The İstanbul 10th High Criminal Court has shared folders including evidence files relating to the Council of State shooting with suspects' lawyers. The case against the shooting was merged with the case against Ergenekon, a clandestine criminal organization accused of working to overthrow the government, in 2009. One senior judge was killed in an attack inside the Council of State building in 2006.
The hit man said he attacked the court to protest a ruling it had made against the headscarf. He portrayed himself as a religious zealot in his statements in the initial court proceedings, but it was later revealed that he was connected to Ergenekon.
The additional folders of evidence show that four suspects in the Ergenekon case as well as two OYAK technicians were called from the same mobile phone number one day before the attack, strengthening suspicions that Ergenekon and OYAK cooperated to destroy evidence related to the shooting.
It remains a mystery who called the suspects and technicians from that number and what they talked about during the conversations. Police are currently investigating this. Police asked OYAK technician Metin Almalı about the phone number and its user, but the technician said he does not know who the number belongs to.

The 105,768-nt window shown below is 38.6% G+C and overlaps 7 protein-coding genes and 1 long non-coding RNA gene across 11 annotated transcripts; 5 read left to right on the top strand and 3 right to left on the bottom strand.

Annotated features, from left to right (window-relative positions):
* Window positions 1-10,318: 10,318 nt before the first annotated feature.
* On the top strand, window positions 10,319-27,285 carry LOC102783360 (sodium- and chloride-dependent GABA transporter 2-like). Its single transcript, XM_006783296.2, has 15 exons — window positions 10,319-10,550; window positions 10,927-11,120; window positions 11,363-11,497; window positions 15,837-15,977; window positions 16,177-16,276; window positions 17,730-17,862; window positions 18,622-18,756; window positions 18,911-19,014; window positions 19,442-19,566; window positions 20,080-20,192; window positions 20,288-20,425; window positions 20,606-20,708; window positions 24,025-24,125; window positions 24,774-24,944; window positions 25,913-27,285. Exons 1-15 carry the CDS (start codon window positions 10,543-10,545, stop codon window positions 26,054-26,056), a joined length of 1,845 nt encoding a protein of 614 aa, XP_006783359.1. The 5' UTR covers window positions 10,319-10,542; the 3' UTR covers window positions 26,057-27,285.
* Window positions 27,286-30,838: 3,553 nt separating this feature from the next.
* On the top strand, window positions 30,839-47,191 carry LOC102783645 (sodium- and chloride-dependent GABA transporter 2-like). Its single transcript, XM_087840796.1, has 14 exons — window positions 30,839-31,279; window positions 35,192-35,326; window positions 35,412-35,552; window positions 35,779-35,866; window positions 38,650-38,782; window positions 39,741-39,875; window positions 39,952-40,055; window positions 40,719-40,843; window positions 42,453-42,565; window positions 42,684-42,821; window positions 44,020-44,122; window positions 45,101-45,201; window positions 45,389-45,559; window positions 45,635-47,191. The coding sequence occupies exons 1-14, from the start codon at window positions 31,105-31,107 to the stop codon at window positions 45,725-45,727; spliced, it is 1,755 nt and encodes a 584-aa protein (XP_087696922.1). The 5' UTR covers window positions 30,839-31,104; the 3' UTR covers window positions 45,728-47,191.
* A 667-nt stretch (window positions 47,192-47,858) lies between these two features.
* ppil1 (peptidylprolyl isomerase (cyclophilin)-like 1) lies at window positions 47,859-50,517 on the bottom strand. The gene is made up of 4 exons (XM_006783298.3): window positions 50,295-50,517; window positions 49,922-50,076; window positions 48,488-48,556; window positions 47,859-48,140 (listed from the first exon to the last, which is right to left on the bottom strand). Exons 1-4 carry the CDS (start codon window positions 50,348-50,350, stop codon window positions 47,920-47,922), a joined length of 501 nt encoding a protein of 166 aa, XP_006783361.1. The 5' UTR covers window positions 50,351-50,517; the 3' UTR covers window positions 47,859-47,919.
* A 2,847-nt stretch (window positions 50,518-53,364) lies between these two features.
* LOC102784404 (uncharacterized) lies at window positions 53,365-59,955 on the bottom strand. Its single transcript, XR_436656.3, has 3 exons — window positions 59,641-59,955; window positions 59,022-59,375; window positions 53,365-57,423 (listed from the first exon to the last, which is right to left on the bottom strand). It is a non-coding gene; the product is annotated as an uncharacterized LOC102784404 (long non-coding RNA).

At the time of the shooting, the Council of State building was being guarded by the OYAK Security Company, which largely employed retired military officers who had served in the Special Forces Command.
A report drafted in 2010 by the Scientific and Technological Research Council of Turkey (TÜBİTAK) suggested that security camera records from the Council of State building had been deliberately destroyed after the 2006 assault. The report also said the council had been able to retrieve some of the footage from the cameras. The non-retrievable parts pertained to the day of and the day before the attack.
The TÜBİTAK examination showed the devices were not out of order at the time of the attack, as had been previously claimed. The report also said some of the footage from the cameras was renamed and later deleted by unidentified individuals. The report strengthened suspicions that security camera footage from the building may have been destroyed by the company's staff.
The additional folders of evidence also suggest that OYAK placed “bugs” in several state offices and private companies in order to wiretap conversations there. In a phone conversation between two OYAK technicians in 2010, wiretapped legally by the police, one technician is heard saying that the “device works very well this time.” In response, the other technician is heard asking if “voices are recorded clearly,” and adding, “We need to hear if a fly is in there.”